I was transfixed while watching the twelve-minute trailer for a new documentary about the oldest Holocaust survivor in the world, Alice Herz-Sommer, who will turn one hundred seven years old on November 26, 2010.
However, the trailer was so popular it went viral and a producer of the film respectfully asked me to remove it from my site because Alice and her family were being inundated with attention and unwanted visitors. (You can read producer Nick Reed’s entire comment at the end of this post.)
With Nick’s permission, I replaced the trailer with the above two-minute video of Alice that does not mention her dramatic past. When the movie is released, I will hopefully be adding the original trailer back to this post. In the meantime, you can still read Alice’s inspirational story below.
Alice’s buoyant, indestructible spirit is a treasure. She radiates hope, joy and inspiration. What a great gift to the world!
UPDATE: Alice is now one hundred nine years old and still going strong. The film has been renamed The Lady in Number 6: Music Saved My Life.
Here is more about Alice, courtesy of the documentary website:
Today she’s both the last person alive on the planet who can claim to have been both a close friend of Franz Kafka and to have regularly sat on the knee of her Mother’s friend; Gustav Mahler, as a little girl. But what really makes Alice stand out from the pack is her extraordinary optimism and forbearance – her absolute conviction that despite all the terrible things that she witnessed and endured – she still can not and will not bear any trace of enmity or hatred for those who did everything in their power to terminate her existence and that of her family and her People.
Alice Herz-Sommer is 106 years old. As well as being the second oldest person living in London, England – she is more significantly the world’s oldest survivor of Hitler’s holocaust.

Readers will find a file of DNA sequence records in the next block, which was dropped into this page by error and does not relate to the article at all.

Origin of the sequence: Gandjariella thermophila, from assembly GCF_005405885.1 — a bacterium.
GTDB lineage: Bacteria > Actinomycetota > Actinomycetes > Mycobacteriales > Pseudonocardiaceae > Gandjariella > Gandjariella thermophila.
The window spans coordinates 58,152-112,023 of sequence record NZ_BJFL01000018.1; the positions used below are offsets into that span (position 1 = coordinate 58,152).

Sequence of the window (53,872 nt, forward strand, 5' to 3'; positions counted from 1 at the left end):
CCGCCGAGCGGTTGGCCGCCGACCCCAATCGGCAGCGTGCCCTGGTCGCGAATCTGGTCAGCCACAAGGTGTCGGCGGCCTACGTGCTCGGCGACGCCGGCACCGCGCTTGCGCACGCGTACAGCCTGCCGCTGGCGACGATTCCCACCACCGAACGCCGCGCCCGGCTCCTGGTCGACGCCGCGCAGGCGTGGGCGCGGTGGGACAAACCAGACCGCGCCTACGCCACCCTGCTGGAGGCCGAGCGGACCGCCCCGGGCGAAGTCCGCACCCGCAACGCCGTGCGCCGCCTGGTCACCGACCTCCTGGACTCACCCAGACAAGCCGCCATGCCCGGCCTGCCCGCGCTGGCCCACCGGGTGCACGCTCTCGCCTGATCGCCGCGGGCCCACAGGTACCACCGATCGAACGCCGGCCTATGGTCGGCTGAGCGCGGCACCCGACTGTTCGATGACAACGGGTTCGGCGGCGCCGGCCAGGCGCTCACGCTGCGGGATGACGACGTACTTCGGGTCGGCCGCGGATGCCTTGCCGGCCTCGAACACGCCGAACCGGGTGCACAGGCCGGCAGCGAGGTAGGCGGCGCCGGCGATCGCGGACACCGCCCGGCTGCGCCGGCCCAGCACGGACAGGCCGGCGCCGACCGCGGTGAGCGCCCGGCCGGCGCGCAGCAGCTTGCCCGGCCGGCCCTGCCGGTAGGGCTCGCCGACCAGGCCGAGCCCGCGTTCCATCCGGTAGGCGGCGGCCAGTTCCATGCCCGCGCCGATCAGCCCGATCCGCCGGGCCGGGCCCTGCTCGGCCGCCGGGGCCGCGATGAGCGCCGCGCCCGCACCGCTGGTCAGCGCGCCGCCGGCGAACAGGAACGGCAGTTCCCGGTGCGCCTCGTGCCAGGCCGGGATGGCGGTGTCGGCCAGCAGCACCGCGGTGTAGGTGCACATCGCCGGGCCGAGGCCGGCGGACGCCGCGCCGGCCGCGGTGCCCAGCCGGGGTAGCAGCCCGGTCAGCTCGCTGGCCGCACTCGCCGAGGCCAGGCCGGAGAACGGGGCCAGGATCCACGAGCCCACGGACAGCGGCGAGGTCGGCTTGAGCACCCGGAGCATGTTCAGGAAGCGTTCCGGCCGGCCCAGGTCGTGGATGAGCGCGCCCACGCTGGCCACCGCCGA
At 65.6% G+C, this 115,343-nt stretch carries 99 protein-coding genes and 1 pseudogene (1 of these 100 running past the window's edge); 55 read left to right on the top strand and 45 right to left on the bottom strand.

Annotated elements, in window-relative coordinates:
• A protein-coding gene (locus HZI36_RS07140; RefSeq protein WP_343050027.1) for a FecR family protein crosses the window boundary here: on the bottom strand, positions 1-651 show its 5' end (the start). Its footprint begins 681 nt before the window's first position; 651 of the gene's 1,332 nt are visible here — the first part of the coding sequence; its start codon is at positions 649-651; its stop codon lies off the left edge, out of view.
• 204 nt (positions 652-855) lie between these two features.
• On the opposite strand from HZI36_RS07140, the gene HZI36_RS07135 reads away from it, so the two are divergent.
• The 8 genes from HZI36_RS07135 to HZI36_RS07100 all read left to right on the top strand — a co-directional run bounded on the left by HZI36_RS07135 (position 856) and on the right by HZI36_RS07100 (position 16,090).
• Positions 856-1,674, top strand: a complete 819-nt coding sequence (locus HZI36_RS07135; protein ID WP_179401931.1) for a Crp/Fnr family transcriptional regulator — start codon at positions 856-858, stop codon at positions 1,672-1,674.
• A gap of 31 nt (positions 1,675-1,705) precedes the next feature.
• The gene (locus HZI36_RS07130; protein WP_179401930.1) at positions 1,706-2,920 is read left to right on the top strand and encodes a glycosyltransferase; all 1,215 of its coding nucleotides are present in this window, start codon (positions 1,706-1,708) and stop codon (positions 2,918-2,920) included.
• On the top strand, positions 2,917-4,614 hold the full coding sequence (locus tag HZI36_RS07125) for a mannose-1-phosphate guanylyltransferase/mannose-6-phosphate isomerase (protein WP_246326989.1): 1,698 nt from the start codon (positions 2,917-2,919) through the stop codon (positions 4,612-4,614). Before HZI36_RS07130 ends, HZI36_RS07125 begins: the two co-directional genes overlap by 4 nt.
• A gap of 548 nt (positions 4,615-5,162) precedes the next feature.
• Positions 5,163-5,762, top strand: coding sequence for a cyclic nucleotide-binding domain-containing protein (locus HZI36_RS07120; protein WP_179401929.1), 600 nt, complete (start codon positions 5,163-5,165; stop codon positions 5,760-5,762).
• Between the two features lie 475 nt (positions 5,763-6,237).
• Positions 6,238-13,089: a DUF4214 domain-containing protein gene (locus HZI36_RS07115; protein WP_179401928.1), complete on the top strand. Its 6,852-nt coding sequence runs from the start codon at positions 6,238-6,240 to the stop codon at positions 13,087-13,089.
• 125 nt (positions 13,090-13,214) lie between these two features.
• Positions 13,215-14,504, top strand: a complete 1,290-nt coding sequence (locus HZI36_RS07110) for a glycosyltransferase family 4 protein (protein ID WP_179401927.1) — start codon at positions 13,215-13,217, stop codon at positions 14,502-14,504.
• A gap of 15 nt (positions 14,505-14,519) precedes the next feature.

As might be expected Alice is rather unique. Living entirely alone in a tiny council flat in central London she spends hours each day at her piano, practicing beloved Bach and Beethoven, for she was once a renowned and celebrated concert pianist performing to enthusiastic audiences throughout central Europe. But of course, all of that was before… before the ‘lights went out all over Europe’ and the continent was plunged into years of misery and bitter conflict.
During those years Alice suffered experiences that no human being should have to endure. She saw both her mother and her husband put aboard the transports to Auschwitz and yet today she speaks of those times with an absence of malice and quiet grace that wins the hearts of all who know her. Along with her six-year-old son, Raphael, Alice was imprisoned in the Theresienstadt concentration camp where her most enduring memories are of her helplessness and inability to feed her child or to answer his many questions about why they and so many others were being subjected to the indescribable nightmare of the Holocaust.
Yet Alice found a way to survive the terror of the camps – a means to look beyond the horrors of day-to-day life in order to recall and cherish what was joyful, pure and noble about her fellow man. Alice survived through music… Still today, she speaks with great pride and passion of playing more than 100 concerts inside the concentration camp and she likens that experience, both for the performers and their imprisoned audience as being close to the divine. Alice is unequivocal in stating that music preserved her sanity and her life – while bringing hope into the lives of countless others. To this day Alice never tires of saying; “Music saved my life and Music saves me still.”